The New York Mets made a surprising announcement in naming Bartolo Colon their Opening Day starter, as well as Jacob DeGrom the starter for their home opener.
Young phenom Matt Harvey won’t be pitching in either the Mets season or home openers this year, with the honors going to Bartolo Colon and Jacob deGrom, respectively. Harvey is expected to make his season debut April 14 against the Philadelphia Phillies.
The decision to go with Colon on opening day is certainly a head-scratcher. Colon, 41, went 15-13 with a 4.09 ERA a season ago, and looks to slot in to the back end of the Mets rotation. At 41 years and 317 days, Colon will become the oldest Opening Day pitcher in Mets history.
The next important date to look at is the Mets home opener, April 13 against the Phillies. While not as important as the opening day starter, the pitcher for the home opener is typically one that will please the fans after a cold winter with no baseball. Here, the decision to go with 2014 NL Rookie of the Year Jacob deGrom is one that’s hard to argue. deGrom was absolutely electric towards the latter half of 2014 and according to coach Terry Collins earned this honor based on merit.
Matt Harvey won’t see the field until the following day, a move reported to be partially influenced by ticket sales. When healthy, ticket sales routinely spiked on “Harvey Day,” so the Mets can assure themselves two huge crowds by holding their first home game and Harvey’s return to the diamond on back-to-back games.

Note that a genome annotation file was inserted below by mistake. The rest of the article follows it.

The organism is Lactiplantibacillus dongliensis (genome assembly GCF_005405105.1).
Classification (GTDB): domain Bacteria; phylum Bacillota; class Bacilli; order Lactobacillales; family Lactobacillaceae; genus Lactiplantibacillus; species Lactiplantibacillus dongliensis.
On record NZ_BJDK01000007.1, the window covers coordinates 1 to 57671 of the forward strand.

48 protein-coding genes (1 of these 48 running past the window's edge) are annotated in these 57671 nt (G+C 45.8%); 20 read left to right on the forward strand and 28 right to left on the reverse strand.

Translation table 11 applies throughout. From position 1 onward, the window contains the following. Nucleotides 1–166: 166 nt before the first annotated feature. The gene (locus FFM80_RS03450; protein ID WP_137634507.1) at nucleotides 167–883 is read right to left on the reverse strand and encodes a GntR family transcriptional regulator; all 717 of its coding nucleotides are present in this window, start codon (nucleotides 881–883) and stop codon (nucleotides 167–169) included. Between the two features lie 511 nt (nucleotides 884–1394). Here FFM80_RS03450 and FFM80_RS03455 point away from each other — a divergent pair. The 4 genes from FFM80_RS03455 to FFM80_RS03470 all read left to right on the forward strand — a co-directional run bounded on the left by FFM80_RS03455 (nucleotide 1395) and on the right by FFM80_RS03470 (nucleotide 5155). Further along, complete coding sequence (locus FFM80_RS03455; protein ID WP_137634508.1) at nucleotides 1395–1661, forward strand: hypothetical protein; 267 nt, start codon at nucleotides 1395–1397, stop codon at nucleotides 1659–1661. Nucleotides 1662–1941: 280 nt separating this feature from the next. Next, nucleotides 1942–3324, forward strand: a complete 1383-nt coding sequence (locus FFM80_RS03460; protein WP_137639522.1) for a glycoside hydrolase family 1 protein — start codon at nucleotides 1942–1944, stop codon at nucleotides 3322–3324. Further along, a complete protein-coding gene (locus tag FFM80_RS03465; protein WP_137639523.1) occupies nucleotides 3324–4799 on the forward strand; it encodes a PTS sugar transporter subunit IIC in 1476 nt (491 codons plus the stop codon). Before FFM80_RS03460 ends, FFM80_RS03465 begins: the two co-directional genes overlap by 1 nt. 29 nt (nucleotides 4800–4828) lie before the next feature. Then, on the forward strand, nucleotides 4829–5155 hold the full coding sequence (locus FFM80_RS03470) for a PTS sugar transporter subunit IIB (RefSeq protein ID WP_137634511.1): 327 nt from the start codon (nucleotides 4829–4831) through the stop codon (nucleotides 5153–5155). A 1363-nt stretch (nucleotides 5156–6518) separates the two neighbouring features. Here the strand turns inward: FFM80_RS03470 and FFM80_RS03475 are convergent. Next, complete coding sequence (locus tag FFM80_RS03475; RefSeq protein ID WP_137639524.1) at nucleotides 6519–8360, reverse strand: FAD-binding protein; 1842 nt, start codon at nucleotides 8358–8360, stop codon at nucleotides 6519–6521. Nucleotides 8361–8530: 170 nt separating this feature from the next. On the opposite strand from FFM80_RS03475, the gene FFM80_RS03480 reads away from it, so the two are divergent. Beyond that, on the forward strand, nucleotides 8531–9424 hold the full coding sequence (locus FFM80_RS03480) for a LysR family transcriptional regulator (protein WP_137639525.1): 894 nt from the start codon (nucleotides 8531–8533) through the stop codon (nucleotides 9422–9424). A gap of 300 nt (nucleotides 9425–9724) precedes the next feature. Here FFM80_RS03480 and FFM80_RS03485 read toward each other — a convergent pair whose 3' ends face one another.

These choices raise a few different concerns.
First of all, Colon should not be the opening day starter. With Harvey and deGrom as well as the Mets two previous opening day starters in Jonathon Niese and Dillon Gee available, Colon should have been the last possible choice here.
The order of the rotation is trivial at the end of the day, but it’s tradition to roll out your top pitcher in the season’s first game. Collins still calls Harvey his ace, and is ready to pitch this season, so why not give him the true ace treatment by naming him opening day starter?
If the starter is to be chosen based on recent merit, perhaps Collins could have elected to start deGrom in the season opener. The reasons Collins described as to why deGrom will start the home opener can easily be applied to opening day as well. This would have allowed the Mets to reward deGrom for his stellar rookie season as well as please the home fans by allowing them to see Harvey at Citi Field as soon as possible.
The reported motivation of ticket sales in this decision is especially unsettling. Yes, this is a business and the Mets need to sell as many tickets as possible. But there’s 81 home games in a season. Do the Mets really need to skimp out on their fanbase just to maximize profit in game two? A move like this would acceptable later in the season, but it’s unfair to the fans at the season’s start.
Matt Harvey is still the teams ace and none of this will matter after the first five games of the season. But it’s disappointing that a 41 year old pitcher in the final years of his career was chosen for one of the two important pitching dates and Harvey was not.